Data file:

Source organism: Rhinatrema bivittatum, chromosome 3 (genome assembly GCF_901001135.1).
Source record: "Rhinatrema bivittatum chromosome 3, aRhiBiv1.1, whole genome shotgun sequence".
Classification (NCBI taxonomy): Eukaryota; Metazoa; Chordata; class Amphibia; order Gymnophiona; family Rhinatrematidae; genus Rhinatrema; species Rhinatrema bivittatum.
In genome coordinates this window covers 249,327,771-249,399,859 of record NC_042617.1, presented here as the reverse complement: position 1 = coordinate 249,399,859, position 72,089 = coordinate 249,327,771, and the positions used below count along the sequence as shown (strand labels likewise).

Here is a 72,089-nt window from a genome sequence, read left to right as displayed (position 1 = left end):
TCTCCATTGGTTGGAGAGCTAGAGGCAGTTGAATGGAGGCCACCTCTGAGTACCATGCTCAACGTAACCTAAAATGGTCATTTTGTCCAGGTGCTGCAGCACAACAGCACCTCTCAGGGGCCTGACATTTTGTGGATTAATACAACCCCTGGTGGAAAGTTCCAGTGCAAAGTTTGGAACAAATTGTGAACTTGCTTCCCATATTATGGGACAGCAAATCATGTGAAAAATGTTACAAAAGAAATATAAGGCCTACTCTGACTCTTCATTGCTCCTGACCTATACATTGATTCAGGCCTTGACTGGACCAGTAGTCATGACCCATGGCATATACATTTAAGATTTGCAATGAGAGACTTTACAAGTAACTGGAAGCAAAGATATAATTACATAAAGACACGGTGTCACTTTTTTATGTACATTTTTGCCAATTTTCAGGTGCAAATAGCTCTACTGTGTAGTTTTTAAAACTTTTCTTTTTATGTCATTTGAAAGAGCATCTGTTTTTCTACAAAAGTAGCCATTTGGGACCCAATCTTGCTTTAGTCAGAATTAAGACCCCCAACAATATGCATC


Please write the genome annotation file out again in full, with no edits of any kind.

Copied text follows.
Source organism: Rhinatrema bivittatum, chromosome 3 (genome assembly GCF_901001135.1).
Source record: "Rhinatrema bivittatum chromosome 3, aRhiBiv1.1, whole genome shotgun sequence".
Classification (NCBI taxonomy): Eukaryota; Metazoa; Chordata; class Amphibia; order Gymnophiona; family Rhinatrematidae; genus Rhinatrema; species Rhinatrema bivittatum.
In genome coordinates this window covers 249,327,771-249,399,859 of record NC_042617.1, presented here as the reverse complement: position 1 = coordinate 249,399,859, position 72,089 = coordinate 249,327,771, and the positions used below count along the sequence as shown (strand labels likewise).

Here is a 72,089-nt window from a genome sequence, read left to right as displayed (position 1 = left end):
TCTCCATTGGTTGGAGAGCTAGAGGCAGTTGAATGGAGGCCACCTCTGAGTACCATGCTCAACGTAACCTAAAATGGTCATTTTGTCCAGGTGCTGCAGCACAACAGCACCTCTCAGGGGCCTGACATTTTGTGGATTAATACAACCCCTGGTGGAAAGTTCCAGTGCAAAGTTTGGAACAAATTGTGAACTTGCTTCCCATATTATGGGACAGCAAATCATGTGAAAAATGTTACAAAAGAAATATAAGGCCTACTCTGACTCTTCATTGCTCCTGACCTATACATTGATTCAGGCCTTGACTGGACCAGTAGTCATGACCCATGGCATATACATTTAAGATTTGCAATGAGAGACTTTACAAGTAACTGGAAGCAAAGATATAATTACATAAAGACACGGTGTCACTTTTTTATGTACATTTTTGCCAATTTTCAGGTGCAAATAGCTCTACTGTGTAGTTTTTAAAACTTTTCTTTTTATGTCATTTGAAAGAGCATCTGTTTTTCTACAAAAGTAGCCATTTGGGACCCAATCTTGCTTTAGTCAGAATTAAGACCCCCAACAATATGCATC